EDET 694: Practicum in Virtual Teaching and Learning
Instructor: Dr. Lee Graham
The Beginning of a Very New and Exciting Journey
by Aleta May, M.S. Ed., and M.A. Ed.
So far on my journey in this practicum class, I notice how different a practicum for instructional technology is than it was for special education teaching and reading specialist training. However, it seems to me that these three are inextricably entwined. For many, this is a well-traveled path, but for me I am just now exploring. This path is gamification in education. Also, I am creating blended learning environments in my own small group instruction. I will blog about these along the way as well, but for now I stick with the topic at hand. More specifically, using the Minecraft.edu game that has been organized into a Givercraft environment.
The first thing I did was to read the book, The Giver by Lois Lowry. Although this was originally written in 1994, it is a revitalized fantasy, science fiction that is now used as a part of meeting literature (reading, writing, and speaking) standards in a manner that utilizes technology to deeply engage students into the meaning of the book. One way this will occur during my group’s adventure is that we will lead a group of teachers as they lead students as a community of learners who build scenarios to fit their interpretations, inferences, predictions and even alternate endings to demonstrate comprehension. What I will contribute to this team remains to be seen. However, I obtained principal permission to download The Giver onto ipads just today and to make an official request to our technology department to allow our school access to the UAS Givercraft server for three weeks. This means I will be a teacher who is both learning from and teaching teachers as I delve into this new experience with six of my own students—all boys. Sounds so fun—a bit scary, but hey, I have so much support, what could go wrong? I know, this is a very dangerous question to ask.
For many years, I have watched over the shoulders of family members as they play various video games. Yet I have played very little personally. The place to start for someone like me is to buy a Minecraft for teachers book, referenced at the end of this blog. Another place is to visit a Youtube site where a child used Screencast-o-matic to teach about how to use the mouse to make different moves in the game.
During one of our group meetings, Mia and Scott took me to the game. My husband joined in and I watched him play and listened as he and Mia were troubleshooting, at which time Dan was given teacher access. I will earn that in time; for the time being, it is too risky to allow me access to certain buttons as I am a “try this button” experimental type of learner in a game.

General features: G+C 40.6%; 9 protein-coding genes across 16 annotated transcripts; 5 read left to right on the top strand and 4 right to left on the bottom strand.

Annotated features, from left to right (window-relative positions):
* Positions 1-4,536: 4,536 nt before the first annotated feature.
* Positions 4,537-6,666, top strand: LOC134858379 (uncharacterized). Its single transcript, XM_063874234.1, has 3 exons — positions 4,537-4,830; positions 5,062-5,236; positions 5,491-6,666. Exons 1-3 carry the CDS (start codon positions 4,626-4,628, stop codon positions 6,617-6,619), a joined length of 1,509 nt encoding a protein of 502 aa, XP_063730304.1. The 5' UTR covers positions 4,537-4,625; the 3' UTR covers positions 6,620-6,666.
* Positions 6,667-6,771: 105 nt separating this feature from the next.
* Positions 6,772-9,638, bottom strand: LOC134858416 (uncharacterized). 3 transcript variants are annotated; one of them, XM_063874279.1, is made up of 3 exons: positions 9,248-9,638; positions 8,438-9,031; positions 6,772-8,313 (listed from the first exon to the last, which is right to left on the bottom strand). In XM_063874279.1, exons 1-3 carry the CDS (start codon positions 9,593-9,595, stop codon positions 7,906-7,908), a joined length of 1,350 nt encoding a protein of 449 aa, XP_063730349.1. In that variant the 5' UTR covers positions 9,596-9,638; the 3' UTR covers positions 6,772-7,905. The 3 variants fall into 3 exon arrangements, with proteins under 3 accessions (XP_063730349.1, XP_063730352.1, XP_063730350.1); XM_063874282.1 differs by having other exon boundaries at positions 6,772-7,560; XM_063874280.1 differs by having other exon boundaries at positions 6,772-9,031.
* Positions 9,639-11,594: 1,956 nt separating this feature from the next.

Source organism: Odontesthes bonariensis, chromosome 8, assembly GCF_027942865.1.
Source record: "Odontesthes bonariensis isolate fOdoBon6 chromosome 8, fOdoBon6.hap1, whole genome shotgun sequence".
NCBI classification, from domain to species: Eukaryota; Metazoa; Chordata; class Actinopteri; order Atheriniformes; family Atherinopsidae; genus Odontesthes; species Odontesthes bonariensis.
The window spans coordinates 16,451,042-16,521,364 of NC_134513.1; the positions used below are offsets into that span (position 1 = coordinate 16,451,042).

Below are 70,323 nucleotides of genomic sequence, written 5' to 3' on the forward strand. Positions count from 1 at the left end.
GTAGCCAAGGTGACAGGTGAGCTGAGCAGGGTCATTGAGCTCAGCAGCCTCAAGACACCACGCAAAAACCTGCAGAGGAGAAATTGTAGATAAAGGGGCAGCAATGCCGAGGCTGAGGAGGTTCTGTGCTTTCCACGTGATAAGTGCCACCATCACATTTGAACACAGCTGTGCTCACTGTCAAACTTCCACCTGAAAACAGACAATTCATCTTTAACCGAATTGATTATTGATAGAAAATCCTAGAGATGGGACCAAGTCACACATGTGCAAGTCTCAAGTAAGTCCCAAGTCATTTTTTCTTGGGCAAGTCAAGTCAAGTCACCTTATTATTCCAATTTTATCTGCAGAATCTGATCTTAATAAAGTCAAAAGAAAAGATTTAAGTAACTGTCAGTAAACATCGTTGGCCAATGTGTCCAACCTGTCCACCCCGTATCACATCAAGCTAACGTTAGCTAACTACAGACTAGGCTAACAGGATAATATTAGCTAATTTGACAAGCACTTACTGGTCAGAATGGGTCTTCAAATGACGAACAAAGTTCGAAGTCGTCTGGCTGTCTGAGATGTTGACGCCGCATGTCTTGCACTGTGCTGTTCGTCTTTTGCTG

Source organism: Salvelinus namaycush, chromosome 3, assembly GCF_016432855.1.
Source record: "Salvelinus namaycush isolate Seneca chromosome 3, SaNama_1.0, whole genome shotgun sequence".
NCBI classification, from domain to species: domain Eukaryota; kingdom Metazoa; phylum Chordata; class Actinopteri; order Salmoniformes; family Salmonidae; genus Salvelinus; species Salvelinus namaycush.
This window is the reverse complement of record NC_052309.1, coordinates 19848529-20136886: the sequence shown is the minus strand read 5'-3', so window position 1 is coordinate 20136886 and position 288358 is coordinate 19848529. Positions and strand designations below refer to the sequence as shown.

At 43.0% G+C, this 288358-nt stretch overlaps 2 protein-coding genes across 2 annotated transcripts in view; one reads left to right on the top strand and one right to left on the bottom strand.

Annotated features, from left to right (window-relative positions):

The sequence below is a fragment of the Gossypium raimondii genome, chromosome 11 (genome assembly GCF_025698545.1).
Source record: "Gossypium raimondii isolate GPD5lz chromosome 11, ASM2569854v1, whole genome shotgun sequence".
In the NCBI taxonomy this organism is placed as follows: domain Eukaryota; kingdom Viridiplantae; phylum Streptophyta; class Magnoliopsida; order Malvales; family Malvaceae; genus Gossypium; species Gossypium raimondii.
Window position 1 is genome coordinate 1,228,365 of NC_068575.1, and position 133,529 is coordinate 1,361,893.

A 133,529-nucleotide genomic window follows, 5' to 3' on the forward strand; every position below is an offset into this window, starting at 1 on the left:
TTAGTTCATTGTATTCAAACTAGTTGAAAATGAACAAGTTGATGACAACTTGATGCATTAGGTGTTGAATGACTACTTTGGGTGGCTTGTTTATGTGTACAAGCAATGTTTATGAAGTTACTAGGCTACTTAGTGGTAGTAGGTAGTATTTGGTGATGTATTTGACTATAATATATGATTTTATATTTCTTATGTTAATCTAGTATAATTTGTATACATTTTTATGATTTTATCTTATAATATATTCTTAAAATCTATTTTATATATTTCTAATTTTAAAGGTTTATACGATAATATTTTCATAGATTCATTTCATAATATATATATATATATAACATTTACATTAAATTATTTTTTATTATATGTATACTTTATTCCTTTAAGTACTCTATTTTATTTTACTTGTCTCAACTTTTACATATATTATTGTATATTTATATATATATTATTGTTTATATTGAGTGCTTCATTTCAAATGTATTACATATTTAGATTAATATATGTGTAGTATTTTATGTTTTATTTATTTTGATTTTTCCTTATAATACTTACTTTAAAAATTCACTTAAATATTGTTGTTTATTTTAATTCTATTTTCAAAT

To gain a better understanding of why other educators use gamification in the classroom, I found a site where the author of the book I purchased interviews a variety of educators who use Minecraft in the classroom. Below are notes I took from just one 45 minute episode of 33 interview episodes at this site.
Minechat Episode 1: Joel Leven by Colin Gallagher—February 14, 2013
Joel teaches in Singapore in an elementary school Colin interview/discusses Joel’s use of Minecraft from New York with a 13 hour time difference.
Digital citizenship. There are teachable opportunities. For example, working as a community where the players don’t horde items, work together and under the supervision of teachers, they learn to talk to each other kindly rather than mean (inappropriately) as in some of the common X-Box games.
This is an international program. Colin used this elementary in Singapore and hopes to bring Minecraft across subject areas and grade levels. An example would be to enter this into problem solving for disaster relief. Joel was asked by the CEO of Mojang to join them as a teacher to create the software program. History, language teachers saw the potential. Now they are in more than 1,000 schools in six different continents. Pre-K through college; people are using the game in ways Joel could have imagined.
Minecraft students, when supervised by teachers and parents, can learn to be involved in a game without being overtaken by a game. Parents can become engaged with the kid while he/she is creating. They can model balance for their children. They can learn about the creative outlet part of gaming while using Minecraft.
Students in an afterschool program may be creating a story. Minecraft is a template for students to express themselves. They can also create games for each other. There are other games coming on. Minecraft is all about squares. Another game is coming on that is all about patterns, with triangles. There are program developers, however, presently working on the next stages of Minecraft. Likely we will be playing Minecraft for a long time to come.
Joel pointed out that he personally only plays the game when he is with his students. This is a collaborative game. Though it can be played in the same room with other students, the internet feature brings a whole new layer of excitement to the challenge of learning from other students in other places. Joel also noted that when he does go in and play on his own, he learns about the updates within the game. Joel mentioned in closing that the students, as they become adults, will have the experience of this game together and that it will likely be the one they talk about the most because they created together as opposed to alternative violent gaming experiences.
Gallagher, C. Ed. (2015). Minecraft in the classroom: Ideas, inspiration, and student
projects for teachers. Peachpit Press (division of Pearson Education);
www.peachpit.com. Chandler, AZ: Pearson
Lowry, L. (1993). The giver. New York, NY: Houghton Mifflin Harcourt
Minecraft Colin Gallegher
Minechat by Colin Gallagher updated January 2015
A kid teaches the basic directional keys.